Like his answer to those questions, I don't remember today exactly what he said. I just know he went out of his way to walk over to the other side of the clubhouse and offered a sincere apology.

There was no camera on him. There were no lights or microphones in his face. Nobody was going to put this in their postgame notebook.

Despite his frustration with my negative questions, Varitek knew I was just doing my job. And whether he agreed with the line of questioning or not, he probably could tell by the look on my face that he'd left me somewhat rattled.

It was the first and only time a professional athlete has gone out of his way to offer an apology for something that -- let's face it -- he never really had to apologize for.

I would have got over it. And so would he.

But Varitek was captain of the Red Sox for a reason. On that April night in 2010, I got a glimpse of that reason.

STANLEY CUP FINALS: Guentzel's goal lifts Penguins by Predators 5-3 in Game 1

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STANLEY CUP FINALS: Guentzel's goal lifts Penguins by Predators 5-3 in Game 1

PITTSBURGH - Pittsburgh rookie Jake Guentzel beat Nashville's Pekka Rinne with 3:17 left in regulation to put the Penguins ahead to stay in a 5-3 victory in Game 1 of the Stanley Cup Final on Monday night.

Guentzel snapped an eight-game goalless drought to help the defending champions escape after blowing a three-goal lead.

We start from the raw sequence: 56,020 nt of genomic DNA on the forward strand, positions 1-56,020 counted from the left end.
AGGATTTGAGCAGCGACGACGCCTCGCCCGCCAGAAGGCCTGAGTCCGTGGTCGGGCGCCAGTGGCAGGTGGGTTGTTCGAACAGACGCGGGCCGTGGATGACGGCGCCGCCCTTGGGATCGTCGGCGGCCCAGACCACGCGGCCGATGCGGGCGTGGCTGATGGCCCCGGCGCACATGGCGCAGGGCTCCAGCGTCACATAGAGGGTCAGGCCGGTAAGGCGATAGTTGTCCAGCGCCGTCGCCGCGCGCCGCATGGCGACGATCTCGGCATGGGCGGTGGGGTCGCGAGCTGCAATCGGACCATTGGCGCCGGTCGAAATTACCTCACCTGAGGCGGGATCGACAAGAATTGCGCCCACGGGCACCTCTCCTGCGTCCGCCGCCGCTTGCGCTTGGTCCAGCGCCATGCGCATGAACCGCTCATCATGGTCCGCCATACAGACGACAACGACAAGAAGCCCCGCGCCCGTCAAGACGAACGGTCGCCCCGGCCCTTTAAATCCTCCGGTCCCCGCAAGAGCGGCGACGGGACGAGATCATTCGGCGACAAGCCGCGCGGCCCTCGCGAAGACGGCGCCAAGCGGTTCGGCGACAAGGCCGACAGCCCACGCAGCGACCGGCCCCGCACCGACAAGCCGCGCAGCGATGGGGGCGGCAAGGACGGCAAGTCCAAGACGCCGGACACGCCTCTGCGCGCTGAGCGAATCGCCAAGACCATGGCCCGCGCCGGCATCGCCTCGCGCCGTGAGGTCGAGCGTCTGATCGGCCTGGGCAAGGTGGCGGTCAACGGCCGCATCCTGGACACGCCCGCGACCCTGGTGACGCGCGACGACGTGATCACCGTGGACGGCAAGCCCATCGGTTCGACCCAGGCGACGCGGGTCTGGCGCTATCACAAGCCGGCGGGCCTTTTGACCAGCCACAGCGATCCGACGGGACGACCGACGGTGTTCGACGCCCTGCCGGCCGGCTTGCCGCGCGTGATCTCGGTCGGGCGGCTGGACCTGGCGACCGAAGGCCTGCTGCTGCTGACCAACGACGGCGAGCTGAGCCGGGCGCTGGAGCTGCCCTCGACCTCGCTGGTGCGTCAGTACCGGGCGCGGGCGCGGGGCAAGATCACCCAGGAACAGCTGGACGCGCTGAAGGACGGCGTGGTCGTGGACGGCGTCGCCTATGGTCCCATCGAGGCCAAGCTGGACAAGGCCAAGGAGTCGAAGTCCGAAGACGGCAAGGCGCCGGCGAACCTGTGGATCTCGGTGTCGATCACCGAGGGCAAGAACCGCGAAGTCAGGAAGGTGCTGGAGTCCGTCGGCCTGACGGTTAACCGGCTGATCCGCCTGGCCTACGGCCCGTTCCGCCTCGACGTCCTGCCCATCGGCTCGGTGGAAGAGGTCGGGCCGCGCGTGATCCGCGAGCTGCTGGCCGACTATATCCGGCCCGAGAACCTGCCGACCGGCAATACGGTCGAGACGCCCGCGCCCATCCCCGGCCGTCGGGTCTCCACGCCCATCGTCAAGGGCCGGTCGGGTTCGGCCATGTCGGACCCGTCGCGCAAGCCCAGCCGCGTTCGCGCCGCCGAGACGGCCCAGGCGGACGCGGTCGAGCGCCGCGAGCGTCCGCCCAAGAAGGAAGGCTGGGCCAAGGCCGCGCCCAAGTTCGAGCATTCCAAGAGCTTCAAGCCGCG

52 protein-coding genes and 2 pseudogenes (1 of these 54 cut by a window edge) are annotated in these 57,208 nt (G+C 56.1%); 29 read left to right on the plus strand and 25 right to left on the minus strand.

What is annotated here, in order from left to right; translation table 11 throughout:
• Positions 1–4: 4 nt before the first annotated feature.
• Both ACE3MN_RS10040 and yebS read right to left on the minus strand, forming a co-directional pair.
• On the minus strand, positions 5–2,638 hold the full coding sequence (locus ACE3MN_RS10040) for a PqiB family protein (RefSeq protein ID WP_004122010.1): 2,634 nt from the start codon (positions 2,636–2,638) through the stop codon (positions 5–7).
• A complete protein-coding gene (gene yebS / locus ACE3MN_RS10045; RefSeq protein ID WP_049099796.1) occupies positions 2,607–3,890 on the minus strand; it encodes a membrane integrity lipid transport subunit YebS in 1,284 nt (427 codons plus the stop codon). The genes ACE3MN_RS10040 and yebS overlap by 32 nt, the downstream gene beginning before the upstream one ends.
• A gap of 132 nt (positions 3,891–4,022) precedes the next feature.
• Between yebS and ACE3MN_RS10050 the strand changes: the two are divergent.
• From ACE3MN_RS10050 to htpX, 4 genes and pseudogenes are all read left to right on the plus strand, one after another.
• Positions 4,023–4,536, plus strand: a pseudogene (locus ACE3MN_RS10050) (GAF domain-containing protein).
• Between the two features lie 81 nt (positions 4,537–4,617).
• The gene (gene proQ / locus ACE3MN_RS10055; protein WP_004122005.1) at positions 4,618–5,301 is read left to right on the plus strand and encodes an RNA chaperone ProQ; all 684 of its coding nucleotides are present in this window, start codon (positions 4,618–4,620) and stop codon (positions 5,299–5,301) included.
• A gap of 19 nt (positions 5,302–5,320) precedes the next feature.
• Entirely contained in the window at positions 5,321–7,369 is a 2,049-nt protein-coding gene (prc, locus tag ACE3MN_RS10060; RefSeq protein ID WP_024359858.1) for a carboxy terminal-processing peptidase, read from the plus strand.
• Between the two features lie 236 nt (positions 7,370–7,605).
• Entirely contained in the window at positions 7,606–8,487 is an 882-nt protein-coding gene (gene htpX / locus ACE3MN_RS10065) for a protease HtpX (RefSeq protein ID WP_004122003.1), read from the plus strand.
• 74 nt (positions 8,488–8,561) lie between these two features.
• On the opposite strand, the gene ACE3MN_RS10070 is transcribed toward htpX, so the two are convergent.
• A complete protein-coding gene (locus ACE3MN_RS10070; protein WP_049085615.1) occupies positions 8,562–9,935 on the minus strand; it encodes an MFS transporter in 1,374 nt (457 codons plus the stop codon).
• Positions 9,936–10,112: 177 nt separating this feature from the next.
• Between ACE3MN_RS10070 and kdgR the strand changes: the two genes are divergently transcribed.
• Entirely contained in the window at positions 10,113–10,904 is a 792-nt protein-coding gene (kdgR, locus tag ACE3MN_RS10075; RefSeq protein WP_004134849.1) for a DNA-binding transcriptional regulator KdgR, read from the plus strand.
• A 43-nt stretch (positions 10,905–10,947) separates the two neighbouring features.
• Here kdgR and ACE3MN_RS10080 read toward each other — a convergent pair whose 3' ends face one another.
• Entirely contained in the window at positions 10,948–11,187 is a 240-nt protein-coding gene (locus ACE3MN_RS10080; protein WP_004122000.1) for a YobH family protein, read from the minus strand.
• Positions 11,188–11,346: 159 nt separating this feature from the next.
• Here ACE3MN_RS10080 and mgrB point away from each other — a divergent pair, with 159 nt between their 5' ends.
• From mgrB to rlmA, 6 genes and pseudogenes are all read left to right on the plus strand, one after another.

Nick Bonino scored twice for the Penguins. Conor Sheary scored his first of the playoffs and Evgeni Malkin scored his eighth. The Penguins won despite putting just 12 shots on goal. Murray finished with 23 saves for the Penguins, who used the first coach's challenge in finals history to wipe out an early Nashville goal and held on despite going an astonishing 37:09 at one point without a shot.

Game 2 is Wednesday night in Pittsburgh.

Ryan Ellis, Colton Sissons and Frederick Gaudreau scored for the Predators. Rinne stopped just seven shots.

The Penguins had all of three days to get ready for the final following a draining slog through the Eastern Conference that included a pair of Game 7 victories, the second a double-overtime thriller against Ottawa last Thursday.

Pittsburgh downplayed the notion it was fatigued, figuring adrenaline and a shot at making history would make up for any lack of jump while playing their 108th game in the last calendar year.

Maybe, but the Penguins looked a step behind at the outset. The Predators, who crashed the NHL's biggest stage for the first time behind Rinne and a group of talented defenseman, were hardly intimidated by the stakes, the crowd or the defending champions.

All the guys from the place dubbed "Smashville" have to show for it is their first deficit of the playoffs on a night a fan threw a catfish onto the ice to try and give the Predators a taste of home.

The Penguins, who led the league in scoring, stressed before Game 1 that the best way to keep the Predators at bay was by taking the puck and spending copious amounts of time around Rinne. It didn't happen, mostly because Nashville's forecheck pinned the Penguins in their own end. Clearing attempts were knocked down or outright swiped, tilting the ice heavily in front of Murray.

Yet Pittsburgh managed to build a quick 3-0 lead anyway thanks to a fortunate bounce and some quick thinking by Penguins video coordinator Andy Saucier. Part of his job title is to alert coach Mike Sullivan when to challenge a call. The moment came 12:47 into the first when P.K. Subban sent a slap shot by Murray that appeared to give the Predators the lead.